Adjectives are highly controversial among literary creators – and adverbs along with them. Both types of words have the reputation of being ballast, frills that unnecessarily inflate a text. That’s why texts with plenty of adjectives and adverbs are considered cheesy, even inferior to some.
“The road to hell is paved with adverbs, and I shout that from the rooftops!” says Stephen King in “Life and Writing” (Heyne Verlag 2011).
And Mark Twain writes: “If you hit an adjective, kill it […]. No, I don’t mean outright, but kill most of them – then the rest will be valuable.” (Carlo De Vito (ed.): Mark Twain’s Notebooks: Journals, Letters, Observations. Black Dog & Leventhal 2015)
Stupidly, novels and short stories are supposed to be vividly written, descriptive, and multifaceted. Narrative texts are supposed to crank up the mental cinema and draw readers into the story. But how can this be achieved without adjectives and adverbs? Because despite the fact that they are considered ballast, it is precisely these two types of words that bring a landscape to life in the mind’s eye, that make it possible to vividly describe a scene or a character.
So how many adjectives should there be?
Personally, I agree with Mark Twain: not all adjectives, nor all adverbs, are superfluous ballast. But which adjectives are dispensable? Which ones do I throw out when revising and which ones stay in? Which adverbs make a scene vivid and lively and which are superfluous?
For some of the adjectives and adverbs, the decision is easy. They are superfluous at first glance and should be thrown out when revising. This applies, for example, to adjectives and adverbs that do not add any new information to the other words. For example, if I write about a green meadow, I can do without the color in this case. A meadow is generally green, so why bother putting it into words? But if the meadow has not received any water in midsummer and looks yellowed, then it is worth describing it: the withered meadow.
Similarly with the following example: “No,” she whispered softly. Whispering is always quiet, so why add another description to the verb? The adverb quietly is completely superfluous here. The following examples, on the other hand, are different – here the adverb adds yet another piece of information to the verbal phrase: in what emotion the character uttered the word.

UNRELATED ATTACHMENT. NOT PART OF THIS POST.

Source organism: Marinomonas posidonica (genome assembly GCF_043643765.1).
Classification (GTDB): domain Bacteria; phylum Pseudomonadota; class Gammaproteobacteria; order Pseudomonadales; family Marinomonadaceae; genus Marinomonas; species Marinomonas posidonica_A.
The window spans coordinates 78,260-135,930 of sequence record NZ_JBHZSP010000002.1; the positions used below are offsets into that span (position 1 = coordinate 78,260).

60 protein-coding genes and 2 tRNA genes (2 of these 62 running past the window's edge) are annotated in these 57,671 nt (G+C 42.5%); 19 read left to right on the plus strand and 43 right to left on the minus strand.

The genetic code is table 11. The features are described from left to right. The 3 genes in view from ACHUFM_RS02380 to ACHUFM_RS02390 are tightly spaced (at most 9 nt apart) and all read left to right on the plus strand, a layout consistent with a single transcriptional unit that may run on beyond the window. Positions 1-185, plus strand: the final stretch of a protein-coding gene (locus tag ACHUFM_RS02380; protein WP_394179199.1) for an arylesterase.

“No,” she whispered in horror, or “No,” she whispered in amusement. In both cases, the adverb provides essential information that makes it easier for readers to understand the situation.
If adjectives and adverbs abound in our texts, we should always ask ourselves whether the words we have chosen make the text stronger and more vivid. Or whether they are superfluous at this point because they add no further information to the other words. If adjectives and adverbs merely repeat what is already known, then they are superfluous and can be deleted.
Adjectives and adverbs are like the salt in the soup: Without these word types, the descriptions remain bland. If there are too many, the text becomes unpalatable. The right dose makes the good text. Not necessary to mention – and yet I do 😉 – tastes are different. What seems too much for some is too little for others.
That’s why all writers have to find their own way. They have to decide for themselves what is the right measure, that is, what is their own right measure. When a “lot” becomes a “too much” and when a “little” makes the text seem brittle and uninspired.
Many good and successful books show that there is a wide range: There are excellent texts with few adjectives and adverbs, but there are also excellent texts that have plenty of them. This in no way describes the difference between literary novels and mainstream novels. Among literary novels, there are texts with abundant adjectives and adverbs. And even among the authors of the so-called mainstream novels, there are quite a few who tell wonderful stories with very few adjectives and adverbs.
Here are some examples to encourage you to question your use of adjectives and adverbs in order to develop and improve your own writing style.
J.K. Rowling is known for having numerous adjectives and adverbs in her books.
Harry looked over to the Slytherin table and saw a dreadful ghost sitting there, with blank, staring eyes, an emaciated face, and a cloak splattered with silvery blood. He was sitting in the seat next to Malfoy, who, Harry noted with amusement, was not happy about the seating arrangement.
(Joanne K. Rowling: Harry Potter and the Philosopher’s Stone. Carlsen 2000, page 137. Translated from English by Klaus Fritz.)
Suzanne Collins’ language, on the other hand, is often very reduced, using few adjectives and adverbs.
The forest is changing and the pines now alternate with various other species of trees, some of which I know and others I have never seen. Suddenly I hear a noise and draw my knife to defend myself if necessary, but I have only startled a rabbit.
“It’s good to see you,” I whisper. Where there’s one rabbit, there could be hundreds just waiting to walk into my traps.
(Suzanne Collins: The Tributes of Panem. Oetinger 2009, page 171. German by Sylke Hachmeister and Peter Klöss).